We are obsessed in this country with physical measurements. Tangible tidbits that allow us to easily categorize or generalize our athletes. Height, arm length, hand size, and shoulder width…these are all genetic constraints that can prevent a great young athlete from getting a real shot at the next level. It can also allow a terrible teammate to receive countless chances at 'resurrecting' their career. Add into this constrained variables (traits that can be manipulated but have a ceiling) like top speed and strength, and Americans will quickly pass judgement on the potential of an athlete before they ever suit up. I would never suggest that physical traits don’t matter – we have to have a baseline standard of physical measurements in order to ‘cut the herd.’ Additionally, there are physical traits that are crucial for success in position-specific sports (NFL lineman would likely struggle to compete at under 200lbs, for example). However, our obsession with physical talent oftentimes is misguided, as is our natural predilection to suffer from conformation bias. Once the player in question is within acceptable physical range, we must start looking at the ‘neck up’ traits. Early Warning Signs This pattern starts with our youngest athletes. Relative Age Effect (RAE) suggests that talent evaluators over-weight physical traits in the athletes towards the older range of an age group. Those young athletes who have a short-term developmental advantage in size and strength are, more often than not, selected for the top teams. This is particularly evident in confrontational sports (soccer, football, basketball) where the immediate payoff of being larger, stronger, and faster is a higher win rate. Interesting to note; in a study from 2015, researchers found that while 78% of players invited to a soccer premier league academy were born in Q1, the top players sent on loan were all from Q4[1]. There are numerous studies that convey the same idea: the early returns on prioritizing physical traits do not necessarily translate into better long term results. How can this be possible? Likely for the same reasons the Patriots are always interested every year in accumulating draft picks instead of putting stock into one or two top round players. The physical differences between two athletes is nothing compared to the behavioral characteristics each has developed on their journey. Studies regarding the relative success of NFL first round picks puts the hit rate at around 53%.[2] Given our range of physical qualities for this group is relatively bound, the numbers suggest that we are not necessarily making decisions based on the best criteria. Non-Negotiable Traits I spend a lot of time preaching about technique as a differentiator in player development. But before we get into technical development, we must identify the non-negotiable character traits that act as a glue when building our 'Master of Craft' pyramid. Without identifying and fostering the following non-negotiables throughout an athlete’s career, it will matter little whether they are drafted early, late, or never. As parents and coaches, we need to accept that our job goes beyond teaching X’s and O’s or developing footwork. We must identify and foster those character traits within our athletes that are so important to hitting their ceiling. Our protocols spend so much time on improving the neck down, and do not pay enough attention to improving the neck up. It is unrealistic to believe that a 21 year old athlete will completely change their character when thrust into a professional environment. The hope is that these traits are embedded within each player before they enter the door, and require little more than guidance to bring them to the surface. Having said that, by identifying the crucial character traits early on and creating a culture around improving those traits, organizations will give themselves the best chance to ‘be right’ every draft year. The List The following I have selected as the top five non-negotiable character traits that competitive athletes must identify and foster within themselves. Intrinsic Motivation: The desire to put in the time and effort in for no other reason than self-improvement. I like to use the phrase – "what you do when the cameras aren’t rolling." In today’s age of likes and followers, we see a ton of effort directed towards gaining notoriety, building a brand, and that certainly is a part of the sporting landscape. But take away the fans, the parental approval, or the headlines, and what are you doing it for? Intrinsic motivation is so powerful because otherwise motivation becomes a currency; something that can be bartered, or negotiated. Organizations want athletes that are in the game to become the best they can be, number one. Kawhi Leonard is a household name now that he moved to LA after dominating last seasons NBA finals – but Leonard has never been about the fame – he has been about reaching his ceiling. I love stories like Leonard's because he didn’t need to post himself dancing in the weight room to feel loved – the sport loves Leonard, and he demonstrates his love for basketball with the way he goes to work every day. Coachability: This is likely a top reason that there was a reverse RAE as time went on in the aforementioned study. Marginal athletes, even above average players, realize early in their careers that the ability to take coaching is something that will promote their ability to get on the field. The more physically developed young athletes will often receive more experienced coaching, but often are treated as physical specimens instead of developing players. This objectivity at an early age can foster a sense of entitlement and lack of regard for authority. Every former athlete has a story about the physical specimens who walked into the locker room week one, only to walk back out only a few weeks later. The problem was rarely physical ability; these athletes had a difficult time picking up and applying the instructions. More often than not this occurs as talented athletes move up in competition, where others have caught up with them physically. Fostering curiosity and coachability at an early age is crucial to promoting long-term success. Presence: What kind of teammate and locker room personality are you? Do heads raise when you enter the huddle, or do shoulders slump forward in anticipation of a negative tirade? Athletes are a collective representation of all of their interactions and experiences; we cannot be complete players without a healthy interaction with our teammates. Additionally, athletes need to understand the importance coaches place on the effect their personalities will have on the locker room environment and the inter-team chemistry on game-day. You hear of many stories where great athletes were given a chance, but it ‘wasn’t a good fit.’ These athletes will continue to receive undeserved chances, because personnel is always willing to take a chance on natural ability. But the great organizations understand that the whole needs to be greater than the sum of its parts. That is why many championship teams are led by ‘water carriers’[3]; those who shine away from the spotlight in the way they bring their team together.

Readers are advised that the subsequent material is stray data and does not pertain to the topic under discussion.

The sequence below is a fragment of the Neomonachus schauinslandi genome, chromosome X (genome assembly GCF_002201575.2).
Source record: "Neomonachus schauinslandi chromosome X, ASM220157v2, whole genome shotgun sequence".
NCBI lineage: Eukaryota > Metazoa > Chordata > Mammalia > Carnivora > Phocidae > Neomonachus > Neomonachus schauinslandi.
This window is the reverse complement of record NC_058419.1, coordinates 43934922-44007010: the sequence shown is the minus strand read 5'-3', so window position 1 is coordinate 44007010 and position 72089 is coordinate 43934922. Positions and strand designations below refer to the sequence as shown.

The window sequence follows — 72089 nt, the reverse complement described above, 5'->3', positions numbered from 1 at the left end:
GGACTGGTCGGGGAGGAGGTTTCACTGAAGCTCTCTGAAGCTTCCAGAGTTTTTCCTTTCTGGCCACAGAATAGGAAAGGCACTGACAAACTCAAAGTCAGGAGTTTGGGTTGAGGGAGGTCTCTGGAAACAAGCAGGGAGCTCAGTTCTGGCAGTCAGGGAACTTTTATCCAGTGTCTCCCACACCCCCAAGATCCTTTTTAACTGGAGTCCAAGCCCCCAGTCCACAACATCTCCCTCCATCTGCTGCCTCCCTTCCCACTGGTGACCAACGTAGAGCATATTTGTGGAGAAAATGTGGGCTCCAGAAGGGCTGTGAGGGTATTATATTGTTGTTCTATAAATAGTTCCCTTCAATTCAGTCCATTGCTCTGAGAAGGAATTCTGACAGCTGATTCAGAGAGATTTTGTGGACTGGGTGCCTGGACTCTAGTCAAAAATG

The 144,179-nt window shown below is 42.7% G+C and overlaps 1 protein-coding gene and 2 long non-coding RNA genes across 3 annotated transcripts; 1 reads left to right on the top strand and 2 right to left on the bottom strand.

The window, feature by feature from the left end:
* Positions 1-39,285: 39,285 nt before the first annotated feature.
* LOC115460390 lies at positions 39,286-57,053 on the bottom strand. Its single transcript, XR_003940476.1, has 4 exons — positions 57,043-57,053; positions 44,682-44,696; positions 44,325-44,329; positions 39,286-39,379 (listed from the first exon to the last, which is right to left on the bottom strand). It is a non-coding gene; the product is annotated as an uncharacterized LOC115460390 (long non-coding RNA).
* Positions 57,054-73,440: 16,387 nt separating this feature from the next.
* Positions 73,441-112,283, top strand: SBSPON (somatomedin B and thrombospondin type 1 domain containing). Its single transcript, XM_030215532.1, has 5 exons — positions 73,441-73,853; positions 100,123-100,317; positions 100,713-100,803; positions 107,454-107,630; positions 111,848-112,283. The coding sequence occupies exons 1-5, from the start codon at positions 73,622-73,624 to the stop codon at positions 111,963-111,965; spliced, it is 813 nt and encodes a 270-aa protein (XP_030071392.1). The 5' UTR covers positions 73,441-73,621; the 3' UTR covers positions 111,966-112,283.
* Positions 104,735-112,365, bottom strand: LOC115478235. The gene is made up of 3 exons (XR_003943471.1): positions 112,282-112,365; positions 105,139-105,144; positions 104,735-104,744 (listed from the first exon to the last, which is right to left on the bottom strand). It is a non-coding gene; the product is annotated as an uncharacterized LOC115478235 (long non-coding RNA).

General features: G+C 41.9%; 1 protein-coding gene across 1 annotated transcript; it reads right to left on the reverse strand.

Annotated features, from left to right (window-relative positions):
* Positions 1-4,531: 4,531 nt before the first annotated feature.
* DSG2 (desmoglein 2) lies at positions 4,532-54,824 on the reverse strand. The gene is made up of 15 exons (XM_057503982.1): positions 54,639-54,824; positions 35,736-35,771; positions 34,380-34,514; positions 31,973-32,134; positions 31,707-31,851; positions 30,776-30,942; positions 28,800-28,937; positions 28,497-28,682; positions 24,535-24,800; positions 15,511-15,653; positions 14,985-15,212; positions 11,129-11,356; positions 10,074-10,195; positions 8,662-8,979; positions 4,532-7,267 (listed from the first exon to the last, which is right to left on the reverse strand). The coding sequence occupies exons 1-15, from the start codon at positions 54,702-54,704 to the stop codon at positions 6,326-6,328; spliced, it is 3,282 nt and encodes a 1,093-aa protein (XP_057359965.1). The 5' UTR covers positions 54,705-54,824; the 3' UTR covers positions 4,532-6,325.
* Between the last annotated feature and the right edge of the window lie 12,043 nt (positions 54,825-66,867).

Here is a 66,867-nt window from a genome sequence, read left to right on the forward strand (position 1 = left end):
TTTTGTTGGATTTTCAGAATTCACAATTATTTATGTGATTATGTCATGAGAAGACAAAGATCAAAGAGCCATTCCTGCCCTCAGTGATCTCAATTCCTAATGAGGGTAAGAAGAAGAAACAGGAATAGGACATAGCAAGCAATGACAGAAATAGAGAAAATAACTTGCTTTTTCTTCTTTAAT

Competitive Mindset: Are you willing to come back for more? This trait is age and skill appropriate: as a young athlete it is not necessarily realistic that one can get ‘knocked down’ and have the mental/emotional capacity to make the adjustments necessary to take back the victory. Some sports are more than just working harder than the next player; there is a limitation placed on effort when high levels of technique are involved. However, coming back the next day, at the next opportunity, with focus and confidence in your ability to improve takes an athlete with a competitive mindset. They want the challenge because it is part of the process of development. As an older, highly trained athlete, competitive mindset does manifest more often during live competition. We have the ability to make the adjustments required to win our 1v1 matchups; it is often a question if we trust ourselves and our preparation enough to make the required changes. Regardless of age, how we approach competition can speak volumes about our longevity in the sport. Focus and effort can be volatile in younger, immature athletes. It is crucial that a healthy 'fighting spirit' must be present, and celebrated by parents and coaches. As older players, respecting practices with healthy competition is the best way to prepare for real confrontation. Given the right amount of recovery, an advanced athlete should be expected to ‘bring it’ every single practice. Breeding healthy competition into an organizations culture, if genuine, will have a knock on effect on game day.